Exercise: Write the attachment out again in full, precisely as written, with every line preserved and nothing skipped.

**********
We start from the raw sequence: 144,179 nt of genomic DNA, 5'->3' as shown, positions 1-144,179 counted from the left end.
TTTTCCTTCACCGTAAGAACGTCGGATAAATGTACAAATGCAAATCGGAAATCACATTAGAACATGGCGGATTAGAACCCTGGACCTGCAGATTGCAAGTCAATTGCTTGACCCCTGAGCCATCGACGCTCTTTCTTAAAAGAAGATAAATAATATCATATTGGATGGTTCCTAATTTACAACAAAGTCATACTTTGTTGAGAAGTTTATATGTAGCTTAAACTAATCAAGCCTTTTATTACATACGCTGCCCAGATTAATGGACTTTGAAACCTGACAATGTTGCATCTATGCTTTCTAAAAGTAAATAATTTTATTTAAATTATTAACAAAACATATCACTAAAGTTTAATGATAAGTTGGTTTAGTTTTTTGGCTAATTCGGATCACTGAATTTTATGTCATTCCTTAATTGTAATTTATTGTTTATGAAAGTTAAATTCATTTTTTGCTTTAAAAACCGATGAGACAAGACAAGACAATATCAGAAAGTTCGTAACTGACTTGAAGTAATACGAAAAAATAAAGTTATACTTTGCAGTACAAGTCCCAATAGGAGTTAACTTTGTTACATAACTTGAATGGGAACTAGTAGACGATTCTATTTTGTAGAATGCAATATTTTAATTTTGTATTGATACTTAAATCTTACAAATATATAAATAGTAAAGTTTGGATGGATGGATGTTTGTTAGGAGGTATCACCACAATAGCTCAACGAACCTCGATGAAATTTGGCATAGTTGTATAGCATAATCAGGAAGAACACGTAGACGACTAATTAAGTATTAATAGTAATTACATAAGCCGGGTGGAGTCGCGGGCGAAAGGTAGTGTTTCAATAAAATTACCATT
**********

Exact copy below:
We start from the raw sequence: 144,179 nt of genomic DNA, 5'->3' as shown, positions 1-144,179 counted from the left end.
TTTTCCTTCACCGTAAGAACGTCGGATAAATGTACAAATGCAAATCGGAAATCACATTAGAACATGGCGGATTAGAACCCTGGACCTGCAGATTGCAAGTCAATTGCTTGACCCCTGAGCCATCGACGCTCTTTCTTAAAAGAAGATAAATAATATCATATTGGATGGTTCCTAATTTACAACAAAGTCATACTTTGTTGAGAAGTTTATATGTAGCTTAAACTAATCAAGCCTTTTATTACATACGCTGCCCAGATTAATGGACTTTGAAACCTGACAATGTTGCATCTATGCTTTCTAAAAGTAAATAATTTTATTTAAATTATTAACAAAACATATCACTAAAGTTTAATGATAAGTTGGTTTAGTTTTTTGGCTAATTCGGATCACTGAATTTTATGTCATTCCTTAATTGTAATTTATTGTTTATGAAAGTTAAATTCATTTTTTGCTTTAAAAACCGATGAGACAAGACAAGACAATATCAGAAAGTTCGTAACTGACTTGAAGTAATACGAAAAAATAAAGTTATACTTTGCAGTACAAGTCCCAATAGGAGTTAACTTTGTTACATAACTTGAATGGGAACTAGTAGACGATTCTATTTTGTAGAATGCAATATTTTAATTTTGTATTGATACTTAAATCTTACAAATATATAAATAGTAAAGTTTGGATGGATGGATGTTTGTTAGGAGGTATCACCACAATAGCTCAACGAACCTCGATGAAATTTGGCATAGTTGTATAGCATAATCAGGAAGAACACGTAGACGACTAATTAAGTATTAATAGTAATTACATAAGCCGGGTGGAGTCGCGGGCGAAAGGTAGTGTTTCAATAAAATTACCATT